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Volume 11, No. 2 - December 2011
TABLE OF CONTENTS
SACRIFICE AND THE
A GIRARDIAN READING OF ATLAS SHRUGGED, pp. 161-88
OLIVER GERLAND III
This essay uses the mimetic theory of controversial literary anthropologist Rene Girard to explicate a central but neglected theme in Ayn Rand's Atlas Shrugged: sacrifice. In Rand's view, big government is supported by a sacrificial ideology founded in the idea of Original Sin that fosters the petty resentments of the masses while scapegoating the productive elite. John Galt triggers the self-destruction of this "infernal" sacrificial machine by withdrawing its intended victims. The resulting political collapse opens the way to a Randian utopia beyond the theorizing of Girard (and Friedrich Nietzsche, whose work is discussed in conclusion), a society without sacrifice.
Objectivism and Christianity, pp. 189-213
Eric B. Dent
The two primary philosophies upholding reason today are Objectivism and Christianity. They may seem like strange bedfellows, but many of the large perceived gaps between them disappear upon close inspection. This paper analyzes five areas (creation; tabula rasa; life as the ultimate standard; romantic love, sex and marriage; and altruism and the trader principle) in which Objectivist philosophy can be enhanced by assuming Christian philosophical axioms. The argument focuses on Christianity as a philosophy and intentionally does not assume a transcendent God. In each case, the Christian philosophical axioms are more realistic and better supported empirically than the Objectivist axioms.
THE SIM-DIF MODEL AND COMPARISON, pp. 215-32
This article presents a new conceptual or categorization model. It will be compared to a similar but simpler model. The models are given in the form of Venn diagrams. The model and examples using are explored to illuminate the role of similarities and differences in concept formation, which is sometimes complex. It explores abstraction, conceptual change by children and in science, and similarity metrics. It proposes that comparison is the basic act of thought.
WHAT ABOUT SUICIDE BOMBERS?
Stressing that the pronoun "I"picks out one and only one person in the world (i.e., me), I argue against Hunt (and other like-minded Rand commentators) that the supposed "hard case" of destructive people who do not care for their own lives poses no special difficulty for rational egoism. I conclude that the proper response to a terse objection like "What about suicide bombers?" is the equally terse assertion "But I don't want to get blown up."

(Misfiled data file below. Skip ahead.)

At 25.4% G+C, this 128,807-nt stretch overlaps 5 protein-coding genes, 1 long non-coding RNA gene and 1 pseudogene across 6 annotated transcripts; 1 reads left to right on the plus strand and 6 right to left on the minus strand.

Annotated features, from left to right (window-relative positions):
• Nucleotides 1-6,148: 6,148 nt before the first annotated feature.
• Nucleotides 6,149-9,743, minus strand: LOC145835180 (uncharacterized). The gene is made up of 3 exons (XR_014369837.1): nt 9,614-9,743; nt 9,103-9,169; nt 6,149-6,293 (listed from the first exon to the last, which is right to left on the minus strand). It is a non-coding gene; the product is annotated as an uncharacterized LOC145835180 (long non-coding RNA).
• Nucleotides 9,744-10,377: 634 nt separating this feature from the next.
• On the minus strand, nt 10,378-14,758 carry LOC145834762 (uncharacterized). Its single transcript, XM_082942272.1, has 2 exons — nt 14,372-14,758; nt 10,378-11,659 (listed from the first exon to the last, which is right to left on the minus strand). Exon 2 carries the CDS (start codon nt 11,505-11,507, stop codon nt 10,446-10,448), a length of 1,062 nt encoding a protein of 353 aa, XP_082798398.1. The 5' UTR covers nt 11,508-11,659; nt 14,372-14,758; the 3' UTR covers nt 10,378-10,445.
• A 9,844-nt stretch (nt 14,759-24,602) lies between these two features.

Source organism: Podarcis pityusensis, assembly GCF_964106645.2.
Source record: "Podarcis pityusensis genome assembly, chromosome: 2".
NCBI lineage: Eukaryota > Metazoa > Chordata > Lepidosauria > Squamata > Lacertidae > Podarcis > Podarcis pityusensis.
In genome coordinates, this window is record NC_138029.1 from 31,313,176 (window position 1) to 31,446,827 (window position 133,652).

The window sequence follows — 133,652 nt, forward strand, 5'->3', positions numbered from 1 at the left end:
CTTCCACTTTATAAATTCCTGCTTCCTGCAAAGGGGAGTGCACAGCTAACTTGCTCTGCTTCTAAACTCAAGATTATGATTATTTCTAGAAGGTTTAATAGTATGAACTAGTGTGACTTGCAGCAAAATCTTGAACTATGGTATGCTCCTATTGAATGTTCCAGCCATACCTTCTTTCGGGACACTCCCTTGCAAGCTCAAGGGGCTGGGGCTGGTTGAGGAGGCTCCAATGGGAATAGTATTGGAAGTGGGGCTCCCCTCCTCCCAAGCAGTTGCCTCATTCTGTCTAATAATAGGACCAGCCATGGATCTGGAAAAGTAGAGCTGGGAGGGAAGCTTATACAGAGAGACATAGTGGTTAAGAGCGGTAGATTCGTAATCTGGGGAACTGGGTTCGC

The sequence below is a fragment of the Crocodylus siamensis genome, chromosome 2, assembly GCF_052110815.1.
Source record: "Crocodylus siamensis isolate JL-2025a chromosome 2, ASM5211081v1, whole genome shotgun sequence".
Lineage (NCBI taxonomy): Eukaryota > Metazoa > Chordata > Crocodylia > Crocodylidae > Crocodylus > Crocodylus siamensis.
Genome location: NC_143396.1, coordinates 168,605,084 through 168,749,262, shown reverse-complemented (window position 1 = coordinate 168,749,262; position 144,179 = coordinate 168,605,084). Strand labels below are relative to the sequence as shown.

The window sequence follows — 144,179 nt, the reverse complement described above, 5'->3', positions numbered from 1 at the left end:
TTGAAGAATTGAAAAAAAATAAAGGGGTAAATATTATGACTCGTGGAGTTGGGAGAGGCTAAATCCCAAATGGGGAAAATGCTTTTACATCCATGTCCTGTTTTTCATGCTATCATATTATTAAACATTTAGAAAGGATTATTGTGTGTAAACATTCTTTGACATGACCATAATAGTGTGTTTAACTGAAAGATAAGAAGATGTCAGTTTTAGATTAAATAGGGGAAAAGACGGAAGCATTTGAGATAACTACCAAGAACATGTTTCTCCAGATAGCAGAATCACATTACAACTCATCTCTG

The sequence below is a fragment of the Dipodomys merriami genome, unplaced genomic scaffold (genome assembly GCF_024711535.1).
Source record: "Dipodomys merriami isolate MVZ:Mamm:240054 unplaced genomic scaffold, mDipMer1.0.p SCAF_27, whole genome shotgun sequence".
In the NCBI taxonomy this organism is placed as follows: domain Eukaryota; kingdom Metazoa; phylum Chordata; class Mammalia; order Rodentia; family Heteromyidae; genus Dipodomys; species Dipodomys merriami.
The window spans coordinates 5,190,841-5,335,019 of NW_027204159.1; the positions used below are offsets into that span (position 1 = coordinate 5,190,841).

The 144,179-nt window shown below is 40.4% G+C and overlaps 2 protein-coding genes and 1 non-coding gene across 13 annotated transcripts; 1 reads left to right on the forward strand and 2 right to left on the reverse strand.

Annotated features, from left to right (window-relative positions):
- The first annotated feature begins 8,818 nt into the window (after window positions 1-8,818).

THE SIX MILLION DOLLAR RAND, pp. 237-48
100 Voices: An Oral History of Ayn Rand is an enjoyable compendium of mostly favorable interviews of those who knew or met Ayn Rand. While it contains many valuable insights about Rand and her life, it fails to achieve its objective in providing a good selection of interviews of those who knew Rand in various "contexts"and "relationships," contrary to what editor Scott McConnell claims. Those who are interested in the movement side of Objectivism, which developed in the 1950s and 1960s, will be disappointed in the lack of attention paid to this part of her life.
FLOURISHING AND SYNTHESIS, pp. 249-53
Edward W. Younkins's book, Flourishing and Happiness in a Free Society, is a welcome contribution to individualist thought. Focusing on Aristotle, Ayn Rand, Carl Menger, Ludwig von Mises, and Murray Rothbard, Younkins demonstrates the compatibility of Aristotelian liberalism, Objectivism, and Austrian Economics. Younkins suggests that synthesizing these philosophies will lead to human flourishing and happiness. These philosophies share certain general principles that can serve as moral bases for political action.
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